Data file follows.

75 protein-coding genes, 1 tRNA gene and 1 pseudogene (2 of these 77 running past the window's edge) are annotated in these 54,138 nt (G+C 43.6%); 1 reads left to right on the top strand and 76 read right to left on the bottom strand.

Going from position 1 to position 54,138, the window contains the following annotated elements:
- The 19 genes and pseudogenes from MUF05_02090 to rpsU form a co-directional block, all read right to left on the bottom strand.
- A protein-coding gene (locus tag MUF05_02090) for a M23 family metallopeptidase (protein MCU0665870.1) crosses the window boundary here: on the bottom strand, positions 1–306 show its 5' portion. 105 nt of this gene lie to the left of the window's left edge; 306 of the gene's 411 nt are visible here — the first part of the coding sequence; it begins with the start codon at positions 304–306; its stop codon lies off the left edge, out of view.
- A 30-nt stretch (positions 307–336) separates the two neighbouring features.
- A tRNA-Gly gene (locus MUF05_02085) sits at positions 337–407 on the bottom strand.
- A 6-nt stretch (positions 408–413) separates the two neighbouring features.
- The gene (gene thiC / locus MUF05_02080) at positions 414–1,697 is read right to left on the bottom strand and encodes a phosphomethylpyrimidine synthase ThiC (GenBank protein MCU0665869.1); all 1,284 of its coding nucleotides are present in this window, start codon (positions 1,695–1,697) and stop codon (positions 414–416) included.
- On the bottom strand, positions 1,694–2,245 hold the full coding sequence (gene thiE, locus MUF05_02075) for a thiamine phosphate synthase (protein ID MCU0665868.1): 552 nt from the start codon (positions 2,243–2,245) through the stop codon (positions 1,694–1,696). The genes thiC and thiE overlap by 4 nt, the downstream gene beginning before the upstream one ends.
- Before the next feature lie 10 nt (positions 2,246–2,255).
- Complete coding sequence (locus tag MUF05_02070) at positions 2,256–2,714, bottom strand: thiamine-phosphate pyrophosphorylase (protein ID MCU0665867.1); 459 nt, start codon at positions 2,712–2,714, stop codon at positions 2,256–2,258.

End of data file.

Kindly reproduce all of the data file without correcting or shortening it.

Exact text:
75 protein-coding genes, 1 tRNA gene and 1 pseudogene (2 of these 77 running past the window's edge) are annotated in these 54,138 nt (G+C 43.6%); 1 reads left to right on the top strand and 76 read right to left on the bottom strand.

Going from position 1 to position 54,138, the window contains the following annotated elements:
- The 19 genes and pseudogenes from MUF05_02090 to rpsU form a co-directional block, all read right to left on the bottom strand.
- A protein-coding gene (locus tag MUF05_02090) for a M23 family metallopeptidase (protein MCU0665870.1) crosses the window boundary here: on the bottom strand, positions 1–306 show its 5' portion. 105 nt of this gene lie to the left of the window's left edge; 306 of the gene's 411 nt are visible here — the first part of the coding sequence; it begins with the start codon at positions 304–306; its stop codon lies off the left edge, out of view.
- A 30-nt stretch (positions 307–336) separates the two neighbouring features.
- A tRNA-Gly gene (locus MUF05_02085) sits at positions 337–407 on the bottom strand.
- A 6-nt stretch (positions 408–413) separates the two neighbouring features.
- The gene (gene thiC / locus MUF05_02080) at positions 414–1,697 is read right to left on the bottom strand and encodes a phosphomethylpyrimidine synthase ThiC (GenBank protein MCU0665869.1); all 1,284 of its coding nucleotides are present in this window, start codon (positions 1,695–1,697) and stop codon (positions 414–416) included.
- On the bottom strand, positions 1,694–2,245 hold the full coding sequence (gene thiE, locus MUF05_02075) for a thiamine phosphate synthase (protein ID MCU0665868.1): 552 nt from the start codon (positions 2,243–2,245) through the stop codon (positions 1,694–1,696). The genes thiC and thiE overlap by 4 nt, the downstream gene beginning before the upstream one ends.
- Before the next feature lie 10 nt (positions 2,246–2,255).
- Complete coding sequence (locus tag MUF05_02070) at positions 2,256–2,714, bottom strand: thiamine-phosphate pyrophosphorylase (protein ID MCU0665867.1); 459 nt, start codon at positions 2,712–2,714, stop codon at positions 2,256–2,258.